Quoth Tim Wunder:
> So in essence there are two types of finance in the system; one money creating and potentially inflationary and a second one that would not be. Yet as Erik Hake points out the second one, IPO and equity finance, is well documented to be at the center of MANY economic bubbles. What then is the mechanism by which equity finance can create bubbles if it is not money creation?
> Is equity finance somehow fundamentally backed up somewhere in the system by credit finance that is unseen? Or is it that equity finance plays such a small role in the system that it is practically irrelevant to the economy? I can't believe this last option is realistic, but it could be.
The mechanism that equity asset creation plays surely INVOLVES money creation, but it is not the IPO itself that creates the money. In the Roaring Twenties, margin lending by banks was money creation. In the Naughties, there were two very big sources of money creation tied up with the bubbles: one was mortgage lending by banks, the other was money creation through lending for investment in productive capacity. The money creation through lending for investment in productive capacity was, of course, occurring most strongly in places like China and India, and some of that come into the US through capital inflows to buy Mortgage Backed Securities.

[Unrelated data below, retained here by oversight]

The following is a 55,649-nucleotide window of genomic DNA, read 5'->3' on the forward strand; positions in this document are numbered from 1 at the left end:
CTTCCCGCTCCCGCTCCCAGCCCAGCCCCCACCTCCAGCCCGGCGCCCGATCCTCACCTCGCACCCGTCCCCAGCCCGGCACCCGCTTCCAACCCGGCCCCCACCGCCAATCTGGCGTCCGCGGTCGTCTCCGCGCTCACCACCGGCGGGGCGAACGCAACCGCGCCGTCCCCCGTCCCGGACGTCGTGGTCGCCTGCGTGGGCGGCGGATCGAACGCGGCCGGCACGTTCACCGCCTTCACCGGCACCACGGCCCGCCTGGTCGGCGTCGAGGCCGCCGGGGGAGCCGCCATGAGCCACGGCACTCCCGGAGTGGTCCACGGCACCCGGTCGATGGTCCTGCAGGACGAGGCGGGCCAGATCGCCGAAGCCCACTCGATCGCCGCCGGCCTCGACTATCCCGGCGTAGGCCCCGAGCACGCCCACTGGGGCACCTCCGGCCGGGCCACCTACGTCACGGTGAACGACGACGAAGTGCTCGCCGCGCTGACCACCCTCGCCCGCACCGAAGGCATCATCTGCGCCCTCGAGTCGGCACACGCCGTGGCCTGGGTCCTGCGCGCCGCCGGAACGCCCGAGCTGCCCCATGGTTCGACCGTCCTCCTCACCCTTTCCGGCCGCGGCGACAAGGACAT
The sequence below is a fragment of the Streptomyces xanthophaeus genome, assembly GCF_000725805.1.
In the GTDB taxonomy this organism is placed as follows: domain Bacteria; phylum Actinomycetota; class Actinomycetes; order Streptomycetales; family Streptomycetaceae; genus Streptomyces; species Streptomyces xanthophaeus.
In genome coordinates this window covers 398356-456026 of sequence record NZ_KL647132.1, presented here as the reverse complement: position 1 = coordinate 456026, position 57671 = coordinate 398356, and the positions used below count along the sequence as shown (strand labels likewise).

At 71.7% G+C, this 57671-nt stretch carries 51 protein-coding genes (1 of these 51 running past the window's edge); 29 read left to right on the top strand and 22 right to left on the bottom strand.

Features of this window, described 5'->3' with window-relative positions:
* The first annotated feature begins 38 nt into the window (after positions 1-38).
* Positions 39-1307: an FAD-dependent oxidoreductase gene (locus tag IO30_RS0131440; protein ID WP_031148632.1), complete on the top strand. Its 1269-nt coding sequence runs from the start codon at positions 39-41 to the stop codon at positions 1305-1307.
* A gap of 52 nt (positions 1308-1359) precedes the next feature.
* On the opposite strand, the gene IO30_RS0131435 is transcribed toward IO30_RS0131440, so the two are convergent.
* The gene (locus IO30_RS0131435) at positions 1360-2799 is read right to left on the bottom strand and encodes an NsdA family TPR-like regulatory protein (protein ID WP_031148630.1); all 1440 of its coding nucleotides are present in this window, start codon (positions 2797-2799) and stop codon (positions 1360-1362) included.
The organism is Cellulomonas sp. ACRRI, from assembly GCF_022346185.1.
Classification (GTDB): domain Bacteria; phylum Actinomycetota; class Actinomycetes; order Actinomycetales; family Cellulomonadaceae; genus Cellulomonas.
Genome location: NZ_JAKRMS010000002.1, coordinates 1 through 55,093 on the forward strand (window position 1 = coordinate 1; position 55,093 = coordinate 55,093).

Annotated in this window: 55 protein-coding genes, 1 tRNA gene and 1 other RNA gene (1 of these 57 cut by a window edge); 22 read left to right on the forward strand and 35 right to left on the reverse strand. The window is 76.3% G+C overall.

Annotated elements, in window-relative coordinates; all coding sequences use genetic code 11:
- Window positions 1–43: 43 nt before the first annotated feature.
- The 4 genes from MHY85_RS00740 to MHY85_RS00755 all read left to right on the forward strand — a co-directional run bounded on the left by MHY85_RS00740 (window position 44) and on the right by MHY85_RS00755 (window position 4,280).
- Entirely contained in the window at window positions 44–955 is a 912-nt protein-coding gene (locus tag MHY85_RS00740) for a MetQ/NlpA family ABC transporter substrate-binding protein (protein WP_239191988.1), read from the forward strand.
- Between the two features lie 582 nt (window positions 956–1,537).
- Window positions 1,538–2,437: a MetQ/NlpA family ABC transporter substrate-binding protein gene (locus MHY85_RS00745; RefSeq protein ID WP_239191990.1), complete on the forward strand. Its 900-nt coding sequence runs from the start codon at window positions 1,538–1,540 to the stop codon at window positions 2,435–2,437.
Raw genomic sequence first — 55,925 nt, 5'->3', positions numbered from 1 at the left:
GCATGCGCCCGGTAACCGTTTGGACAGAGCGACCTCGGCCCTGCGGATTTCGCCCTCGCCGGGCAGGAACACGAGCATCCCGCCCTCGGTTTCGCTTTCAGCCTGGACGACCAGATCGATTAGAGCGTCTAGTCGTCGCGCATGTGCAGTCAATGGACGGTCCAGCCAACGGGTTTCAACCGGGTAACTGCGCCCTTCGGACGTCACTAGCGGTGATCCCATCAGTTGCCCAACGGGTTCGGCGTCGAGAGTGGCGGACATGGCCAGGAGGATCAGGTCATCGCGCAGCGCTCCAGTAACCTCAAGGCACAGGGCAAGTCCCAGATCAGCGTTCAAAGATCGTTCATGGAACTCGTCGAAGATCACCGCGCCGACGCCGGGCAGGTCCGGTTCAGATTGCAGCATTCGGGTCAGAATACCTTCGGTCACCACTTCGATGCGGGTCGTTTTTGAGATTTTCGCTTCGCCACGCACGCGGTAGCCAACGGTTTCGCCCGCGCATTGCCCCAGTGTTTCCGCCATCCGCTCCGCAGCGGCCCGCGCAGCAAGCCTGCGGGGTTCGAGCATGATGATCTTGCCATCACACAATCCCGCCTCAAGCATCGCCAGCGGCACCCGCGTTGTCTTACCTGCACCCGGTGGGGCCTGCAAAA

If there are not one or more money creation processed involved, then an asset bubble would have to rest on nothing but an increase in leverage and otherwise economizing on the use of money balances in asset purchase transactions (in other less informative words, an increase in velocity of money). So it should be easier for a bubble to become established if it is also served by access to ongoing money creation.
International College Beijing
China Agricultural University